The Minister of Environment and Tourism (MET), Pohamba Shifeta, has not ruled out the possibility of laying criminal charges against TransNamib management, for allegedly failing to comply with the Environmental Management Act of 2007.
This follows the recent derailment of a goods train in the Dorob National Park, transporting toxic acid from Walvis Bay to Rössing mine.
Cargo wagons overturned due to sand on the railway tracks, causing sulphuric acid to spill in the park. The incident raised the hackles of the MET as the custodian of Namibia’s natural environment. Sulphuric acid is a very corrosive and poisonous chemical.
Shifeta said although TransNamib was issued with an Environmental Clearance Certificate (ECC) in 2014, which is valid for three years, they failed to inspect the railway to ensure the passage of the dangerous substance would be safe, which is required in terms of the law.
“I was informed that TransNamib management apparently does not do inspections,” he stated.
“The area is sensitive because of sand dunes. The rail should be inspected to ensure it’s clean before transporting any chemical,” he added.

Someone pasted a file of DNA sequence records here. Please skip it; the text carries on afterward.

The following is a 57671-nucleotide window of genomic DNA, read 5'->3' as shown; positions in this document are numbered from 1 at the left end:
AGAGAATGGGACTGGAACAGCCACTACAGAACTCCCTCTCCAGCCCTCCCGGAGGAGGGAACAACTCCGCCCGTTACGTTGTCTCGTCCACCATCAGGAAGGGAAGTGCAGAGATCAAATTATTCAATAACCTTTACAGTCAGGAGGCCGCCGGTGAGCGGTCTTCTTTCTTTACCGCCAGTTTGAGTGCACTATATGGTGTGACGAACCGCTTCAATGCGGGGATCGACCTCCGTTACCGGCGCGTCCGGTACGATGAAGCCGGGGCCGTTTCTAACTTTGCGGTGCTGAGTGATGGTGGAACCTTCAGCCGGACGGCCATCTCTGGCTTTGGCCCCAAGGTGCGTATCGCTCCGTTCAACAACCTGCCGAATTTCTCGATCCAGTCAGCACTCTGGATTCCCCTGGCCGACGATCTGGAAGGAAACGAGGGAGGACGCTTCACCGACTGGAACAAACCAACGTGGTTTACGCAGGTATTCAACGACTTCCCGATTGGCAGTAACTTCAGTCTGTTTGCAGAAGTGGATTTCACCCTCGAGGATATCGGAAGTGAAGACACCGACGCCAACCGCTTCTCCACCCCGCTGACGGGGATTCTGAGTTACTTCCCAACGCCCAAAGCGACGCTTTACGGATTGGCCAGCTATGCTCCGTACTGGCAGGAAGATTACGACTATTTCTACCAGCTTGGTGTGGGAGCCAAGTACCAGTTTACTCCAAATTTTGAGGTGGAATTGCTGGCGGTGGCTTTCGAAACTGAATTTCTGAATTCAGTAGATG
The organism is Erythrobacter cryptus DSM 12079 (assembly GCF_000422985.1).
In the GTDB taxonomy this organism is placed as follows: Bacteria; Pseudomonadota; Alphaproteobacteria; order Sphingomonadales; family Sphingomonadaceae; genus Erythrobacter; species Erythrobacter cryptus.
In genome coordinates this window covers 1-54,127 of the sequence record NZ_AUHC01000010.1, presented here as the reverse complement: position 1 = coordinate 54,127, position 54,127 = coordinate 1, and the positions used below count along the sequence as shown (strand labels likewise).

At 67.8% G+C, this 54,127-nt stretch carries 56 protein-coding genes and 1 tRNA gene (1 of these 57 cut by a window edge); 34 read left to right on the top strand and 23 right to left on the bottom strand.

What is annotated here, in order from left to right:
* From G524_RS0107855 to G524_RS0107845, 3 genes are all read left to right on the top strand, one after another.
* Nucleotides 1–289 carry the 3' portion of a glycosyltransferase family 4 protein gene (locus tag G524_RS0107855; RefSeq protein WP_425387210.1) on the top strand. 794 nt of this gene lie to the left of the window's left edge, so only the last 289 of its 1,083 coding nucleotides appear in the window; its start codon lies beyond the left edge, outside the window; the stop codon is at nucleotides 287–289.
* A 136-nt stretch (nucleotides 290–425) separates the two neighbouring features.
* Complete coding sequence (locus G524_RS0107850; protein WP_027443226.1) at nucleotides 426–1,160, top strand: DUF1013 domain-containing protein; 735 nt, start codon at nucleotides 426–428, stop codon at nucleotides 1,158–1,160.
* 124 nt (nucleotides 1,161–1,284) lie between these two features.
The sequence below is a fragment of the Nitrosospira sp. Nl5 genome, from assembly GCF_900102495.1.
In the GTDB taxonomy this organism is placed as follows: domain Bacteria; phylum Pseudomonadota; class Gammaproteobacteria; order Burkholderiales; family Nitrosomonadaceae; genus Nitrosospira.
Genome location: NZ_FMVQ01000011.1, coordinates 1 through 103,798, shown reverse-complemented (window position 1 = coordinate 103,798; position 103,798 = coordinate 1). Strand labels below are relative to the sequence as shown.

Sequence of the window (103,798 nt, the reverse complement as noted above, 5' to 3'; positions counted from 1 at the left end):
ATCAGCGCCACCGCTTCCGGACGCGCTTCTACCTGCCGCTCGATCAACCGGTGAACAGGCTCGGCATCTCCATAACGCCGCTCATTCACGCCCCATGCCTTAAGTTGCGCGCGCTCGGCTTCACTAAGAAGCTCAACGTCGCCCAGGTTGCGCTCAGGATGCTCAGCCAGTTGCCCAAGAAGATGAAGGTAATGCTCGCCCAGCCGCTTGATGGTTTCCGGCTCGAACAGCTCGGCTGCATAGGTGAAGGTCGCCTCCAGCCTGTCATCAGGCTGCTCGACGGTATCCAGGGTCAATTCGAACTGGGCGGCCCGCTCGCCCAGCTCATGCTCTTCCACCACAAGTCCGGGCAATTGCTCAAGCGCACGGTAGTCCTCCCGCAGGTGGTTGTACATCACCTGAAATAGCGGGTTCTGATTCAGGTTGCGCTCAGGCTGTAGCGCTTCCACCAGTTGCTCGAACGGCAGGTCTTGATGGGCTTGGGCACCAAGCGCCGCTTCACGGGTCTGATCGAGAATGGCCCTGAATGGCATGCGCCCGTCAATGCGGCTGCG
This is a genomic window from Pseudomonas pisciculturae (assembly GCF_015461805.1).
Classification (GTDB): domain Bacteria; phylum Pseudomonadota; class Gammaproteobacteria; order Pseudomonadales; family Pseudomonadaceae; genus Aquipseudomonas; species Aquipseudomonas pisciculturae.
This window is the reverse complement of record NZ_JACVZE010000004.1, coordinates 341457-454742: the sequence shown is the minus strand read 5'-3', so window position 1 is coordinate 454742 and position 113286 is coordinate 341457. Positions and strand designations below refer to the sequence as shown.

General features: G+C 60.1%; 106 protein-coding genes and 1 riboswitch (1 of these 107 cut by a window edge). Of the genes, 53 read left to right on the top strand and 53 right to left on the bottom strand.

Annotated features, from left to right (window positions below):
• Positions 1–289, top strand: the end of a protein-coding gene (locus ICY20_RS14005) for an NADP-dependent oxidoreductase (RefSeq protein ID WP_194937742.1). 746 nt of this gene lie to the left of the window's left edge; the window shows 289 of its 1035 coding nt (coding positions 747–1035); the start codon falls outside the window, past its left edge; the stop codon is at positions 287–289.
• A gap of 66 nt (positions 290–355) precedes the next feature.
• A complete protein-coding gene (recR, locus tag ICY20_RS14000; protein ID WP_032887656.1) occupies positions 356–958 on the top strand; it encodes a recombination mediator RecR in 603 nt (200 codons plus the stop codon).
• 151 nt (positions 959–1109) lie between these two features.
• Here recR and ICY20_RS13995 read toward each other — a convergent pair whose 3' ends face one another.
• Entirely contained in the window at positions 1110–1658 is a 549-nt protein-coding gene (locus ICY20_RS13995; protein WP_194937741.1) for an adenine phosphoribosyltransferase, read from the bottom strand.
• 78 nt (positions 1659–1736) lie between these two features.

He said it’s high time Namibians take the Environmental Management Act seriously, adding that culprits breaking the law would be dealt with and have to “face the music”.
“We will not leave any stone unturned. Anyone or any company found wanting will be taken to task. I want to warn the board of directors that they have a duty to take care of the environment and not endanger the lives of Namibians,” he said.
He would however not say whether a criminal case would be opened against TransNamib.
“The possibility of criminal charges against the company is there. People who are responsible will be fined depending on the extent of damage to the environment.
If gross negligence is found against individuals, it can be transformed into criminal charges after investigations are done.
They can be taken to task depending on whoever was responsible,” Shifeta said.
Rail inspection is one of the conditions stipulated in the Environmental Plan.
When environmental officers arrived at the scene of the derailment, TransNamib was already busy rehabilitating the area, he said.